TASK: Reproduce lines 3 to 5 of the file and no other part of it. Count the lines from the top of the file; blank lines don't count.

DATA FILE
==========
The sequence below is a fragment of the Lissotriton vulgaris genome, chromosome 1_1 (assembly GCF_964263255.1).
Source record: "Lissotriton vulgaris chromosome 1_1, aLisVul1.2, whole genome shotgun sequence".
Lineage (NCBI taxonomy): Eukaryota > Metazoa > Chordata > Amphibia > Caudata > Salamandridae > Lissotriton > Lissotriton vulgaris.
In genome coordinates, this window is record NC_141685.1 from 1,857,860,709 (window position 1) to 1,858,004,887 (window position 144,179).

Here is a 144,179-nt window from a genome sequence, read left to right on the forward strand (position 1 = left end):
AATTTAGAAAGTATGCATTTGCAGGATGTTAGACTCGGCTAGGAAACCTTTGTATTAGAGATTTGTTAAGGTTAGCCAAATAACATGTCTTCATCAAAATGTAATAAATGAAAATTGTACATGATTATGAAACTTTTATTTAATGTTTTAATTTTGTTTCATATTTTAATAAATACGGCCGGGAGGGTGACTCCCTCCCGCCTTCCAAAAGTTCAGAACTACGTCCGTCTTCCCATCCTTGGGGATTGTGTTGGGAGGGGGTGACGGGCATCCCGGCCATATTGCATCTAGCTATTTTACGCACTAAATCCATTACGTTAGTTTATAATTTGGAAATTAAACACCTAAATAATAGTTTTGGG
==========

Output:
Lineage (NCBI taxonomy): Eukaryota > Metazoa > Chordata > Amphibia > Caudata > Salamandridae > Lissotriton > Lissotriton vulgaris.
In genome coordinates, this window is record NC_141685.1 from 1,857,860,709 (window position 1) to 1,858,004,887 (window position 144,179).

Here is a 144,179-nt window from a genome sequence, read left to right on the forward strand (position 1 = left end):